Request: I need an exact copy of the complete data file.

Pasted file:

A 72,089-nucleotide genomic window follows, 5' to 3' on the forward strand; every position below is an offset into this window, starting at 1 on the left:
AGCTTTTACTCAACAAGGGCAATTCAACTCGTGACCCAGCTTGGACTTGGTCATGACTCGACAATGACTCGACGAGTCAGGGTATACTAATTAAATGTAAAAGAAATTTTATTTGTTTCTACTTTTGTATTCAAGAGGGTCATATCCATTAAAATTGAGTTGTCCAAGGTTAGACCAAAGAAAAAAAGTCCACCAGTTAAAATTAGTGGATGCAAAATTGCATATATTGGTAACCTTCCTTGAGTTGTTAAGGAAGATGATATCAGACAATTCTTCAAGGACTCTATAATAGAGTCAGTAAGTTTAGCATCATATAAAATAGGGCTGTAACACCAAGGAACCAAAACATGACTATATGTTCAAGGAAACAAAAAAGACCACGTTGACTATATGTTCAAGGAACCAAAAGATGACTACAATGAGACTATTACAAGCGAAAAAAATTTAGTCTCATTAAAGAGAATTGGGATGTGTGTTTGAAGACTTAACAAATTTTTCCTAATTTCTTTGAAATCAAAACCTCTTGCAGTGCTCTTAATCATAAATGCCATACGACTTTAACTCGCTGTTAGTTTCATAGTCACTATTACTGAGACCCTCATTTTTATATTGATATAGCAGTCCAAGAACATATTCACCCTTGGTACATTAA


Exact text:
A 72,089-nucleotide genomic window follows, 5' to 3' on the forward strand; every position below is an offset into this window, starting at 1 on the left:
AGCTTTTACTCAACAAGGGCAATTCAACTCGTGACCCAGCTTGGACTTGGTCATGACTCGACAATGACTCGACGAGTCAGGGTATACTAATTAAATGTAAAAGAAATTTTATTTGTTTCTACTTTTGTATTCAAGAGGGTCATATCCATTAAAATTGAGTTGTCCAAGGTTAGACCAAAGAAAAAAAGTCCACCAGTTAAAATTAGTGGATGCAAAATTGCATATATTGGTAACCTTCCTTGAGTTGTTAAGGAAGATGATATCAGACAATTCTTCAAGGACTCTATAATAGAGTCAGTAAGTTTAGCATCATATAAAATAGGGCTGTAACACCAAGGAACCAAAACATGACTATATGTTCAAGGAAACAAAAAAGACCACGTTGACTATATGTTCAAGGAACCAAAAGATGACTACAATGAGACTATTACAAGCGAAAAAAATTTAGTCTCATTAAAGAGAATTGGGATGTGTGTTTGAAGACTTAACAAATTTTTCCTAATTTCTTTGAAATCAAAACCTCTTGCAGTGCTCTTAATCATAAATGCCATACGACTTTAACTCGCTGTTAGTTTCATAGTCACTATTACTGAGACCCTCATTTTTATATTGATATAGCAGTCCAAGAACATATTCACCCTTGGTACATTAA